Our glorious leaders never admitted they were making a mistake even if people’s lives were at stake and their policies risked the collapse of the NHS.
“Does he bring any value at all?” That was a question raised by the Health Secretary Matt Hancock during the pandemic and whilst the question is valid, the one posing the question is the one many of us may think should instead have been the subject.
Sadly, while lockdown went on for too long (I’d say about two years too long) the outing of those taking what looked like masochistic pleasure in our incarceration was all too short. But what we have been able to glean from the release of some 100,000 WhatsApp messages is that we were governed by politicians, civil servants and advisors with little scientific understanding and even less of a vertebral column.
But perhaps, it also shows that as a nation we were also to blame for what befell us and the devastating consequences which closing down the country for such a long period of time caused.
Cabinet Secretary Simon Case urged ministers to be “brutally honest” with people when discussing the policy of lockdown and, perhaps if they were, or we had not been like the grasshopper who sang all summer, we could have emerged the other side of the pandemic with a functioning economy and without a health service which is so bad, people travel to war zones to expedite treatment.
Full lockdowns optimise our society for tackling the Covid R rate – but they are terrible for other outcomes (non-Covid health, jobs, education, social cohesion, mental health etc.)
Not my words, but those of the most senior civil servant in the UK and the policy advisor to the Prime Minister and Cabinet.
If you tie up the levers of production and ban people from working, thus halting the supply chain, then prices rise. It’s the most basic economics.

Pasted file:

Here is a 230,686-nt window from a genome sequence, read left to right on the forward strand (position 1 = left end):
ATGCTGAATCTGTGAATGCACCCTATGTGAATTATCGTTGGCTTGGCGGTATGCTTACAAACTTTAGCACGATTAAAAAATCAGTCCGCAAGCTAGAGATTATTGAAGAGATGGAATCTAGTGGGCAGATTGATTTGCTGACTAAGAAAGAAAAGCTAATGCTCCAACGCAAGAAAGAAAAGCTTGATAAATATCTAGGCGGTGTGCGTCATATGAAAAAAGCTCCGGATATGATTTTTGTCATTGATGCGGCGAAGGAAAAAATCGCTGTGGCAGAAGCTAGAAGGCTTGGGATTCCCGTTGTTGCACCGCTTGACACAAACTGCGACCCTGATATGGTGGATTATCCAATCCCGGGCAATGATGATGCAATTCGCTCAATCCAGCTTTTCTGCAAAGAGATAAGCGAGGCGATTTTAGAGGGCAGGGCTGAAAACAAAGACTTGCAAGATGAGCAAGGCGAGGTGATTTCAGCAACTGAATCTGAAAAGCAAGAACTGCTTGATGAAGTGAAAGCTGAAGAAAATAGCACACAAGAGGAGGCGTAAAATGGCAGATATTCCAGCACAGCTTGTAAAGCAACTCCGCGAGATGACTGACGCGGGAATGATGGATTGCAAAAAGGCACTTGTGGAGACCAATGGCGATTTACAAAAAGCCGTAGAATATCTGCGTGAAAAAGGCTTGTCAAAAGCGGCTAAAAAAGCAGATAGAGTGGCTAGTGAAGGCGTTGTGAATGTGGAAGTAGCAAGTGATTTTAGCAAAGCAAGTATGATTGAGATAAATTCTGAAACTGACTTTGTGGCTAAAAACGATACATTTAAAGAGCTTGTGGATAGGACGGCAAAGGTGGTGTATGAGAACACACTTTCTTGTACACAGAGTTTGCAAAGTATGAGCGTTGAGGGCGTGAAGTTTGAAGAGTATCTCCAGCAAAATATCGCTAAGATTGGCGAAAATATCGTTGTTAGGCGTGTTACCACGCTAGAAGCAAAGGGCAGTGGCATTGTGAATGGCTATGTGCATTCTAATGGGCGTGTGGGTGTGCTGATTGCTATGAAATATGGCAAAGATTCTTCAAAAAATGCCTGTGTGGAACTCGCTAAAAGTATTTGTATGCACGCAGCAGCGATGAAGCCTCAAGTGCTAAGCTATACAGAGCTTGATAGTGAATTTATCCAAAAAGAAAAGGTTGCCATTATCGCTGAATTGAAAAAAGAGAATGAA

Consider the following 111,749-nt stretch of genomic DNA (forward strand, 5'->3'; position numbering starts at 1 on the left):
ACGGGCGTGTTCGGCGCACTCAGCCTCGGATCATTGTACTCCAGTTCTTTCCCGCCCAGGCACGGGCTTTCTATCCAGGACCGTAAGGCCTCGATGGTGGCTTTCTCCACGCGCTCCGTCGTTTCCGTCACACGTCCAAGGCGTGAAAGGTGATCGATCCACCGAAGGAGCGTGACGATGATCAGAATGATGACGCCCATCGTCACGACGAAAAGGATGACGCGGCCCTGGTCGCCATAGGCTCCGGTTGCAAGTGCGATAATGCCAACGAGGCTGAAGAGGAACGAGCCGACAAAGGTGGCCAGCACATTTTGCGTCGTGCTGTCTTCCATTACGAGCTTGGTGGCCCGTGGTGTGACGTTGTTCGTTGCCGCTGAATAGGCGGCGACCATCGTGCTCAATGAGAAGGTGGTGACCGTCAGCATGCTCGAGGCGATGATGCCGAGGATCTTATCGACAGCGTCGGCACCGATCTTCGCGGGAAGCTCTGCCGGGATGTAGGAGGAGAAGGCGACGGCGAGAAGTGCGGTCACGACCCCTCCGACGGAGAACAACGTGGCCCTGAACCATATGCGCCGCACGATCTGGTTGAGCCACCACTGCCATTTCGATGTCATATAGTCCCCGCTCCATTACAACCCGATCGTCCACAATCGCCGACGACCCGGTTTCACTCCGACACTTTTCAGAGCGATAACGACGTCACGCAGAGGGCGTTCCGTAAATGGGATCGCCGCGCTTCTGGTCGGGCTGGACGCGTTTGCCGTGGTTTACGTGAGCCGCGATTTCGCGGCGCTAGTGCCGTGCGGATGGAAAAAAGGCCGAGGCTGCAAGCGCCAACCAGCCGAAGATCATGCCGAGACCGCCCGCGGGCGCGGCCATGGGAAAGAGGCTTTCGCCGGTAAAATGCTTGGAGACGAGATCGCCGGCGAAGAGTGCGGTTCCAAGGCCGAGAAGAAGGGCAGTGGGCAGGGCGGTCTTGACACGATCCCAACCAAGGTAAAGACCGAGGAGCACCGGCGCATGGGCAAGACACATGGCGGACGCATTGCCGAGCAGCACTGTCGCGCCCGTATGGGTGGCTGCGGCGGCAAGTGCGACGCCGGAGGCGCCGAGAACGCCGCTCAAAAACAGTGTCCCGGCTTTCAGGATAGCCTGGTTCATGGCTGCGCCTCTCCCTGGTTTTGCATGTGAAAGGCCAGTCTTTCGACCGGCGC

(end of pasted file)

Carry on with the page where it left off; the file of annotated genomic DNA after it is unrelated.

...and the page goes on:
At the same time, if you pay people to do nothing then not only do they become used to living the life of some reclusive regency fop but they can also ensure demand remains buoyant. Coupled with reduced supply, it leads to inflation – also known as the ‘cost of living crisis’ by people who supported the policies which caused it.
I don’t believe many of the public didn’t know this but fear of being called a covid denier or being accused of wanting people to die could have led people to remain silent and batten down the hatches for the inevitable storm.
MPs certainly felt that they would have more of a battle persuading us we did not need to remain at home or have less draconian rules.
Let’s now have a look at another risk raised by Mr Case: Health. There have been claims made that the current state of our health service is due to ‘underfunding’ but let’s knock that on the head right here with a few statistics. Total health expenditure in the UK in 2020 was £257.6 BILLION, equating to £3,840 per person and 12 percent of gross domestic product, compared with 9.9 percent in 2019.
Total health expenditure in 2021 is estimated at £277bn – an increase in nominal terms of 7.4 percent from 2020 and 7.1 percent accounting for inflation.
A quick glance through the specialist media in healthcare and you find where a lot of this money is going. One investigation by the Health Service Journal found two-thirds of people working on the Government’s flagship hospital building programme are staff supplied by external consultancies.